We are identifying thousands of community members that are passionate. Our team is constantly communicating with the brand champions in different markets. That person who lives in Indiana and doesn’t come to New York Fashion Week, they are a stylish customer. They know what they want and have a strong sense of taste. They are extremely loyal and become more so when they engage with the brand. We will begin a robust rewards program. We don’t rely on traditional brick-and-mortar, rolling out to every Sephora or Ulta and hoping you are converting more people. Brick-and-mortar is inevitable for any brand that wants to scale to a larger size, but our focus right now is on e-commerce.

Is your customer buying through social media?

Our customer is very tech savvy. Also, because it’s color, you have to meet them in a way that makes sense to them. While we have done a lot of exploration of VR/AR and figuring out what makes sense in terms of shoppability, at the end of the day, what we are finding is that the customer responds to seeing it on people that look like them. We always have a push to have a diverse group of real women on our social media that allows the customer to see the product looks like on someone that looks like them. Also, customers want the experience that this is a real-life brand with real-life people.

We kill two birds with one stone when customers submit selfies, which we post with their permission, and we have Courtney or members of our team give them color recommendations. We have explosive responses when we engage the community. The difference between our brand and the traditional celebrity brand is, if you have a celebrity brand, the celebrity is the sun and the rest of the brand orbits around that, and the celebrity doesn’t typically have a lot of time to have personal engagement with the customer, but what we have is not just Courtney, but a whole team of brand champions that represent DIBS that can actively engage with the customer. I would rather spend my resources there than on paid marketing.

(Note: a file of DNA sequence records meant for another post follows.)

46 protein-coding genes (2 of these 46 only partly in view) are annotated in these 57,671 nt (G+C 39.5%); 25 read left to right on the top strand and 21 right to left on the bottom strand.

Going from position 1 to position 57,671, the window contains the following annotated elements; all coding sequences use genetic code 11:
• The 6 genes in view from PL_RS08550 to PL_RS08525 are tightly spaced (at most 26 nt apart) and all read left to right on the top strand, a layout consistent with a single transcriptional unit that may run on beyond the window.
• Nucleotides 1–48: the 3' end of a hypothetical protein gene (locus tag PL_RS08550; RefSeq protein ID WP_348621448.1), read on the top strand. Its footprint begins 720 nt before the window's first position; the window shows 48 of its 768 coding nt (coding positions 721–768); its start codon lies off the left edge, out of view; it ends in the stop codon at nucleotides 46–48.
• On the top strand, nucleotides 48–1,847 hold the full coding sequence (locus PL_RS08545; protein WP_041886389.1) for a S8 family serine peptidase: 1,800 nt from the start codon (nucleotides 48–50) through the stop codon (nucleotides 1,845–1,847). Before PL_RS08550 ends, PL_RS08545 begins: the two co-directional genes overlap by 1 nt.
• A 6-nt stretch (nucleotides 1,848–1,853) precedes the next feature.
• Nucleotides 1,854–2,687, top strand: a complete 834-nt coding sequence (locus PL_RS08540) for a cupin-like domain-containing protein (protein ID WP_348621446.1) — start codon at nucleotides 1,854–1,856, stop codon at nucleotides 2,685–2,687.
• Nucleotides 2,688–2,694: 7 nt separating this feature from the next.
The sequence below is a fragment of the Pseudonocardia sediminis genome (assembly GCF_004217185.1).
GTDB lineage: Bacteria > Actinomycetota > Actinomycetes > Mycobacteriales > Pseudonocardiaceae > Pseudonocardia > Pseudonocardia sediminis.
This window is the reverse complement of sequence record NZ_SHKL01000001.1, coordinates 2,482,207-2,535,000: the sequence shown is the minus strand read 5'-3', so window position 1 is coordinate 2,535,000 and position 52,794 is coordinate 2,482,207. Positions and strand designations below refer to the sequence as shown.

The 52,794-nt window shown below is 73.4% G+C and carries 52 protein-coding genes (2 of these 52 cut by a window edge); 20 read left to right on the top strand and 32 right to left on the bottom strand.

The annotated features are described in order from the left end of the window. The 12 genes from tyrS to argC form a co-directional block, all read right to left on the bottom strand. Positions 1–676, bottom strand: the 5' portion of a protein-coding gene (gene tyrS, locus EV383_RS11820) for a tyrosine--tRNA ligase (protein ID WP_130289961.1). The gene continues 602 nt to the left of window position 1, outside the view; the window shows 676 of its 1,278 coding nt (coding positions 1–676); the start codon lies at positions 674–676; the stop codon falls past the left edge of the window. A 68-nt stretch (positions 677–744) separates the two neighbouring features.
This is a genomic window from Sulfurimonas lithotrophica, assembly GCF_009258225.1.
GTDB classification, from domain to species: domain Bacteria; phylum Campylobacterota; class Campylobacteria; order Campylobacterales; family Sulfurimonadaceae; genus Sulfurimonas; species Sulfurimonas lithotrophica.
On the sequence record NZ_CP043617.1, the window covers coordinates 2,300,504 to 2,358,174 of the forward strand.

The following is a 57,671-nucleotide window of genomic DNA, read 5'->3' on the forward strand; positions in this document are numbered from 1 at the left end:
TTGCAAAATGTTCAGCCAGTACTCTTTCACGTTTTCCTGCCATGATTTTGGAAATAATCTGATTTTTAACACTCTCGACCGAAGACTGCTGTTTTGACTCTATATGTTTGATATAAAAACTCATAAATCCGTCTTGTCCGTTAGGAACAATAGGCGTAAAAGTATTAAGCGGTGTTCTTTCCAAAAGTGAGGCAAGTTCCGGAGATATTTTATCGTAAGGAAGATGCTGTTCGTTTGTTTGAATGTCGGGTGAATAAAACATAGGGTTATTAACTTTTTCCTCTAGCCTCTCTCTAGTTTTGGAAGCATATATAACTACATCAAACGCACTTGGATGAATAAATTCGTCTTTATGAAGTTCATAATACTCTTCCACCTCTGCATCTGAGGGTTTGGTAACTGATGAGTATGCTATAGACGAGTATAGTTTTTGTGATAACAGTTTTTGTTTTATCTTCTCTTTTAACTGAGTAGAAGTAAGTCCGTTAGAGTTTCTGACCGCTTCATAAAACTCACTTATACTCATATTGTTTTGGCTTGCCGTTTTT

DIBS Beauty launched on Sept. 15 last year with two products priced at $32 each: highlighter Status Stick and blush-bronzer combo Desert Island Duo.

Where do you see DIBS Beauty five years from now?

My hope for the brand obviously is that we post tremendous growth in terms of penetration and the recurring customer. My hope is that we become the No. 1 multifunctional brand in the United States and then the rest of the world, that we become the brand that people look to and say, “This is a brand that speaks to me like a way that the classics before did.” If you look back at Laura Mercier and Bobbi Brown, they brought an elevated product to everyday women’s lives.

An immediate goal from my end is to have products that shift the boundaries of the categories. You may look at something and say, “That’s not really a lip gloss or a traditional lip liner, but it’s something I can use and not worry about 20 steps.” Our bronzer, people have been using it as an eyeshadow and lip color. That’s the kind of thing I want to see. The second thing I want to see is us as the No. 1 brand in a lot of these markets that have been unaddressed for so long.

This interview has been edited for clarity and brevity.